Monday, 27 October 2008

Councils won't run estates

THOUSANDS of homeowners are being forced to pay management company fees because county councils are not taking over the running of housing estates.

At least 400 housing estates which should have been completed at least two years ago have not been taken in charge by local authorities across the country, new figures obtained by the Irish Independent reveal.

And in one county alone --Donegal -- there is an estimated 699 private housing developments, comprising over 13,000 homes, where homeowners are forced to pay for the upkeep of roads, sewerage systems and public open spaces.

Yesterday An Taisce slammed the situation, saying that councils were reluctant to take over the running of estates which were not built to the proper standard.

"They (homeowners) can often feel very isolated and, coupled with that, local councils are reluctant to take over the maintenance of an area until the development has been completed," Ian Lumley said.

"That's understandable because they see it as the responsibility of the developer to bring the area up to the proper standard before they take over."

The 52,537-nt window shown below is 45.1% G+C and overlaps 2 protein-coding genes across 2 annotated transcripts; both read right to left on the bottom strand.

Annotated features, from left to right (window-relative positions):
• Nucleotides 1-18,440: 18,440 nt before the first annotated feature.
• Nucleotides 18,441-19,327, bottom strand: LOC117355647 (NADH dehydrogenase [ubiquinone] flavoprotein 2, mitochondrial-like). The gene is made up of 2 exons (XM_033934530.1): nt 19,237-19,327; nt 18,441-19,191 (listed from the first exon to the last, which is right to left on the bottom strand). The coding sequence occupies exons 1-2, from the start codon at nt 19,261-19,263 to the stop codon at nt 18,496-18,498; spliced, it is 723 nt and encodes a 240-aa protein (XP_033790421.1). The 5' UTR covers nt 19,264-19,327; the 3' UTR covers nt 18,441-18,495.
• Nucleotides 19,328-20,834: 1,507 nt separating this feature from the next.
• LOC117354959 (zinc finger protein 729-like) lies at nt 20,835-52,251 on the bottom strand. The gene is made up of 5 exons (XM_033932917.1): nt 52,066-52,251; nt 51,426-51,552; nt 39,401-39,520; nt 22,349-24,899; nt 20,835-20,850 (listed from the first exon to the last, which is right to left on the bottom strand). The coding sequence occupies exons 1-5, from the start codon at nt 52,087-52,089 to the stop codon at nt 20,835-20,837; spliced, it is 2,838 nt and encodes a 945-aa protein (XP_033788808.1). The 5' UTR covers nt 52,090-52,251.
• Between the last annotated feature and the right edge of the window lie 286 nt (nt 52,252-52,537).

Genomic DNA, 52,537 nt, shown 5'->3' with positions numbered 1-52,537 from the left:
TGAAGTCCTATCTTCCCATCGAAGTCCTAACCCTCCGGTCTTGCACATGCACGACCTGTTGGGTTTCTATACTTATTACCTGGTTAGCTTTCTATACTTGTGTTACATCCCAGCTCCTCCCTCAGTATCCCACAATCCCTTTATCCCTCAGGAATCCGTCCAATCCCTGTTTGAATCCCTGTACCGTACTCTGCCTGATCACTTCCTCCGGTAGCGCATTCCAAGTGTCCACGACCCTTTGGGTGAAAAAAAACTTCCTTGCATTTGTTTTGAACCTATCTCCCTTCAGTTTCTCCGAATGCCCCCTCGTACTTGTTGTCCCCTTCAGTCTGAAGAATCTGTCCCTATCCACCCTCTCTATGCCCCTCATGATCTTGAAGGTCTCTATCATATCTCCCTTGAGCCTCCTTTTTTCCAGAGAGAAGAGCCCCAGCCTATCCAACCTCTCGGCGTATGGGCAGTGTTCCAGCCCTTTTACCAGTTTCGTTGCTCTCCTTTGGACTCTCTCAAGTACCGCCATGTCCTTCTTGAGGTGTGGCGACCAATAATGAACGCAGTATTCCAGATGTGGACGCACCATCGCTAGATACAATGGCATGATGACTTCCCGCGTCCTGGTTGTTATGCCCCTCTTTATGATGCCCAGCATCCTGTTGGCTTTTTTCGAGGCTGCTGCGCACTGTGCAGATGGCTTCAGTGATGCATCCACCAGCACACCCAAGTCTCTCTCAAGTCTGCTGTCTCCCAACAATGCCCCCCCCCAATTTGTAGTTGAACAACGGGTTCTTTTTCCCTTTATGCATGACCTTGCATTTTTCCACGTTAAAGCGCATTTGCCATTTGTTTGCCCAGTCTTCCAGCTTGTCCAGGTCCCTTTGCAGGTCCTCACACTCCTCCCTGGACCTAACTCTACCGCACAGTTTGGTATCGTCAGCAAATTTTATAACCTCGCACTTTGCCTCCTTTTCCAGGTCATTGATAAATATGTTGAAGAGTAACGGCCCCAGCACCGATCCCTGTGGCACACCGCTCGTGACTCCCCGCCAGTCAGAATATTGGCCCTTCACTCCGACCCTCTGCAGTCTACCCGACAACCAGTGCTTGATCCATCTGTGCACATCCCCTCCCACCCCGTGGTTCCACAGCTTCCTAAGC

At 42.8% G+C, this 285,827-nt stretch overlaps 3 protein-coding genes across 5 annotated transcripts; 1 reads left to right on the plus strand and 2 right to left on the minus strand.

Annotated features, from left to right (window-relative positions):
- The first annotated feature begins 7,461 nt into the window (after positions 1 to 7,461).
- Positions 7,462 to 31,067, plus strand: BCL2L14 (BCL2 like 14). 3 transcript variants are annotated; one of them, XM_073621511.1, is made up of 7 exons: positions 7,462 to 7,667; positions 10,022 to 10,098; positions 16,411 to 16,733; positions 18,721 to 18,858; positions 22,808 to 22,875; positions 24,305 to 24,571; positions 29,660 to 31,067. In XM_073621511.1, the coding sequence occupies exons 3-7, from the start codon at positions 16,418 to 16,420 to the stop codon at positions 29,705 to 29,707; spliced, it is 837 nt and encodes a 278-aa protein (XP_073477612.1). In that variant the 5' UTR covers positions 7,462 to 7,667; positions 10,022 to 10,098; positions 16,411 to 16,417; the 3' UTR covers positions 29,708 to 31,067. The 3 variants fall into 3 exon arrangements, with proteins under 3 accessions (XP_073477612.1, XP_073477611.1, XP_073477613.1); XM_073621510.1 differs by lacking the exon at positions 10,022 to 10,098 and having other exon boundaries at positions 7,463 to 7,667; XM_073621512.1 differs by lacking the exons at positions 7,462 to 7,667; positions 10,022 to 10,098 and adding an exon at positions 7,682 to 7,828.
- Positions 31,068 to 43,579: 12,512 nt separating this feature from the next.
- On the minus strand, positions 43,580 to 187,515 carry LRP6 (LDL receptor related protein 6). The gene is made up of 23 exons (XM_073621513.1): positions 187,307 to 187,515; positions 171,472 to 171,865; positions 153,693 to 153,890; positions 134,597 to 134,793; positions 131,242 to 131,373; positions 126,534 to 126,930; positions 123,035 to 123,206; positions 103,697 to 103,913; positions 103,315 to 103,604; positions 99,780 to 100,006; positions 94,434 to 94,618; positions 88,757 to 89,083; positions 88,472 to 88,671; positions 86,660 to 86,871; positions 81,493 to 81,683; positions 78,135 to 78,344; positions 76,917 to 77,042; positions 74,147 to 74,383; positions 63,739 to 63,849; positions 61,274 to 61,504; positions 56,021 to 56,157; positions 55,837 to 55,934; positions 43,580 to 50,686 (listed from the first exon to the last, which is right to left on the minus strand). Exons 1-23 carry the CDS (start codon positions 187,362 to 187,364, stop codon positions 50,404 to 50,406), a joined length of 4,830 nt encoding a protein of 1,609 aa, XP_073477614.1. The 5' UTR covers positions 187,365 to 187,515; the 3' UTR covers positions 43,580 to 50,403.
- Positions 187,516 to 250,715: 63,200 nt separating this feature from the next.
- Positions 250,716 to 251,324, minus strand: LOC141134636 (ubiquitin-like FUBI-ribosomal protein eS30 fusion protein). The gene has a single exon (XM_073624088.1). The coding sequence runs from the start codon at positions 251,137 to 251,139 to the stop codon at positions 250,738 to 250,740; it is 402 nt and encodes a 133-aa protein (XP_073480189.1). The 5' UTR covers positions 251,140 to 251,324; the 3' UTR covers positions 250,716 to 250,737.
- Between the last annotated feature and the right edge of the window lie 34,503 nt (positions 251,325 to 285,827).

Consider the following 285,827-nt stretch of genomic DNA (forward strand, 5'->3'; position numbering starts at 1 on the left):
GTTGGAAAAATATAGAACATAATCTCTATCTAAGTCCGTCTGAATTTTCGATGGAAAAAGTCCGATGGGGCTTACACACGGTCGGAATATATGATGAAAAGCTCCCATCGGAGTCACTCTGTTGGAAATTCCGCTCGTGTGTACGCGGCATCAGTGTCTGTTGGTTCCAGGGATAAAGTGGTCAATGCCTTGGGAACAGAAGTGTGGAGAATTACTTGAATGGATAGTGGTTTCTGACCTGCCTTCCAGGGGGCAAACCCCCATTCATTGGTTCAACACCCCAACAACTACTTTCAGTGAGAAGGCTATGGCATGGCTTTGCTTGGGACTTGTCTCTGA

Each local authority in the country was asked by the Irish Independent to provide details on the number of housing estates it expected to take in charge this year, and to state how many estates were finished more than two years ago but not yet taken over. Just nine replied -- including Donegal.

Cavan County Council had 42 estates completed more than two years ago but not yet taken over, with 60 estates -- totalling 1,200-1,500 homes -- not completed to the required standard.

Kilkenny County Council said it had 19 estates with 895 homes not completed to the standard as outlined in the planning permission.

The Green Party's Cllr David Healy from north Co Dublin said the problem was "very worrying".

"This problem is very worrying for people living in these unfinished or partially unoccupied estates. In my local area, added to this is the pyrite problem (a mineral which affects the structure of a house) and many people have had to move out for some time until it is resolved," he said.

Paul Melia
Irish Independent

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